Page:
Interview with Roger Clinton on his Pyongyang visit


Here is an interview with Roger Clinton, U.S. President Clinton's brother, who visited north Korea from Dec. 2 to 8 with his band members to take part in a north-south joint concert. It was interviewed in Pyongyang.


Q. How do you think of the meaning of your music concert at Pyongyang, be held in a situation that the country and the U.S. are in hostile relations?


A. I have taken a means of music to promote better understanding and exchanges between the two countries. I think the Pyongyang concert was of great significance for restoring peace to the two Koreas and the United States.

 However, though the U.S. and north Korea have been in confrontation with each other, I could have an opportunity to pay homage to the late President Kim Il Sung, through my Pyongyang visit as well as the visit of my music concert. I think we have done what U.S. diplomats should do in north Korea.

 U.S.-north Korea relations are going well in view of recent developments. I think my Pyongyang visit this time will help expedite the bilateral relationships.


Q. You co-starred with north and south Korean musicians.


A. They fully showed their excellent music talent at the concert. The concert proved that it was possible to realize a better north-south relationship if they cooperate. It is nothing but a tragedy that Korea has been divided even now when we are close to the coming new millennium. The problem should be settled by peaceful means as early as possible.


Q. You visited Pammunjom, which is called a symbol of division of the Korean Peninsula. In what way do you think can we contribute to the reunification of Korea as an American?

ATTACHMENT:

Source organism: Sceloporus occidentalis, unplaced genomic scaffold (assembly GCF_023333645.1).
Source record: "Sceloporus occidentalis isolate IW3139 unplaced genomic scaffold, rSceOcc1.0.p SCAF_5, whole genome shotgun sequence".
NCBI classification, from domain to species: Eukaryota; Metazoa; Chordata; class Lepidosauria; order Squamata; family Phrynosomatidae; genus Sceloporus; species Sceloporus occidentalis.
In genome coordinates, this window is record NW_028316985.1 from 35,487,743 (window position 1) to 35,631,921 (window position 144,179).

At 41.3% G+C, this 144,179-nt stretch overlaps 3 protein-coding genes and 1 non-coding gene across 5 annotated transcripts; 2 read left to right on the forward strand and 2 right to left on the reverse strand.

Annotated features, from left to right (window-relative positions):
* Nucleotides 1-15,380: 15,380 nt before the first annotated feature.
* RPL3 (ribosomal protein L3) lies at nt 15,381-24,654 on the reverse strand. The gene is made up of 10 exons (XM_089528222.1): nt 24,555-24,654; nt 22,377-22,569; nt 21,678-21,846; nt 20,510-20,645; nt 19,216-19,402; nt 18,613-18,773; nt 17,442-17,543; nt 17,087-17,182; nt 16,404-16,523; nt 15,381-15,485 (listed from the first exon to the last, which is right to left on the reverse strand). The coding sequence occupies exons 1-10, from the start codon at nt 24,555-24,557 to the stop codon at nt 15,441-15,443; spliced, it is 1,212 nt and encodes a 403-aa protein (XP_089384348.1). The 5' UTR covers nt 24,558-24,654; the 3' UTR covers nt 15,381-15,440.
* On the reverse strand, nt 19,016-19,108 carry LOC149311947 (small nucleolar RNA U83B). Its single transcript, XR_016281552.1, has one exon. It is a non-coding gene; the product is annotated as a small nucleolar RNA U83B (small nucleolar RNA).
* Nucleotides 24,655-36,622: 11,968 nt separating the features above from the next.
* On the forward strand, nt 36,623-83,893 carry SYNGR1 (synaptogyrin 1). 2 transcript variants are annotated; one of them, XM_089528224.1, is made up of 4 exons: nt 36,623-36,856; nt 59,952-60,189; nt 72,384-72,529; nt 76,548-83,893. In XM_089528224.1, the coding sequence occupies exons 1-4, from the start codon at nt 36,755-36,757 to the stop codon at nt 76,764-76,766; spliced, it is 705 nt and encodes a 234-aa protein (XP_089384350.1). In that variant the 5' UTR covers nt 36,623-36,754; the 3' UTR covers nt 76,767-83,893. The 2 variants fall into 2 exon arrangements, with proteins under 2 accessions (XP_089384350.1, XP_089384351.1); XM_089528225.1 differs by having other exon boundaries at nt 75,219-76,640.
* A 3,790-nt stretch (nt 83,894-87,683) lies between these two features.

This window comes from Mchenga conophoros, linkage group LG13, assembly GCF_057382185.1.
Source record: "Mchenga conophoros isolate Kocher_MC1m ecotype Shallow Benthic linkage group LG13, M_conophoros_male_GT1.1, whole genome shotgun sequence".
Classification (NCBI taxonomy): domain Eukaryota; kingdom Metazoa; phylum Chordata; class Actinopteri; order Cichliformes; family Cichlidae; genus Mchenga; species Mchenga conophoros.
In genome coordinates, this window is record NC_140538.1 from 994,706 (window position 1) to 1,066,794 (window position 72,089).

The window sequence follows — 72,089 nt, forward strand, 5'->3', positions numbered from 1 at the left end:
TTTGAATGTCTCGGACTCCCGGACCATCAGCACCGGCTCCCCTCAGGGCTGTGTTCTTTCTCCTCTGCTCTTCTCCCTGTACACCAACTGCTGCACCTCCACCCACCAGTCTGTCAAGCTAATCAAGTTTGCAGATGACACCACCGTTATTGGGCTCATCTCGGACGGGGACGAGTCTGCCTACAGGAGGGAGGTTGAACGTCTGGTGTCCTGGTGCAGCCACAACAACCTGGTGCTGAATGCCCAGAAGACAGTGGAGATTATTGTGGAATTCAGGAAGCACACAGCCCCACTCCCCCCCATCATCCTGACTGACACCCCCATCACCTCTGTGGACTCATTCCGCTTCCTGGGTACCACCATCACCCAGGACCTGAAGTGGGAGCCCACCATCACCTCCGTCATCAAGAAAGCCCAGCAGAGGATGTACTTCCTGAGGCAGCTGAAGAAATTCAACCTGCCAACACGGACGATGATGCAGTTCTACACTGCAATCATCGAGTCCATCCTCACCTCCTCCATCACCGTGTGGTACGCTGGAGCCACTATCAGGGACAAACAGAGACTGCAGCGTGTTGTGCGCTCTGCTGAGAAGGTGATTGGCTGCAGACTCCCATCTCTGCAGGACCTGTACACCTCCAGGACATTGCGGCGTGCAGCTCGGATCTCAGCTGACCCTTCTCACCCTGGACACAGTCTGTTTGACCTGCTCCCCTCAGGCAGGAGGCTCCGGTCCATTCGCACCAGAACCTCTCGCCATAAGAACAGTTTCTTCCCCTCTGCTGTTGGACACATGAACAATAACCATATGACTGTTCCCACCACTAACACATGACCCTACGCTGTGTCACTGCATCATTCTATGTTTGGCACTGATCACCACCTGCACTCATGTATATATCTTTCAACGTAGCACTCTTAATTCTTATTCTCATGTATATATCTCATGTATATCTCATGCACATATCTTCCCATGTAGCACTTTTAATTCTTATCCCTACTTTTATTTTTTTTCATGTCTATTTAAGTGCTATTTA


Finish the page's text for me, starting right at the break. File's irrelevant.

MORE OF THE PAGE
A. I visited Pyongyang and Pammunjom. This fact demonstrates, I think, a positive development favorable to the development of pending issues.

 I am not a President nor am I a lawmaker. But I believe, through art and culture, I am able to do the thing that politicians can't do it. Art and culture are  familiar to people and have a great influence on them.


Q. What is your impression of Pyongyang?


A. I was much impressed by the warm reception of Pyongyangites. I am very proud of having performed in Pyongyang and I will keep it in mind that this was a great generosity that the Korean people and government granted to me. I would like to convey my gratitude to the DPRK leader Kim Jong Il for allowing me to perform in his country.

 During my Pyongyang visit, I could see Pyongyang people’s life, tradition, their hopes for the future and their love for their compatriots. I had had my own image for north Korea once but the fact is different in many aspects. For instance, I did not perceive any threatening atmosphere that I heard of.


Q. As you know, north Korea is a socialistic country that is based on ideological principles. The county has a lot of different points compared with America.


A. I have no intention to objecting people who makes a living according to their belief. Any people can live in their own way that they think right.

 I think we can understand each other. Culture is a powerful means  to realizing it. For example, the performance that I saw at Mangyongdae Students and Children Palace was very wonderful. I have never seen such talented children before. It was a great performance that you won't find in any other parts of the world.

 I have an idea that no oppressive means would lead a peaceful settlement of the Korean issue.  Real human relationships do not require power.

 I have received a message of peace from Pyongyang, which I will correctly convey to our people.  

Roger Clinton receives a brush writing at Mangyongdae Students and Children's Palace

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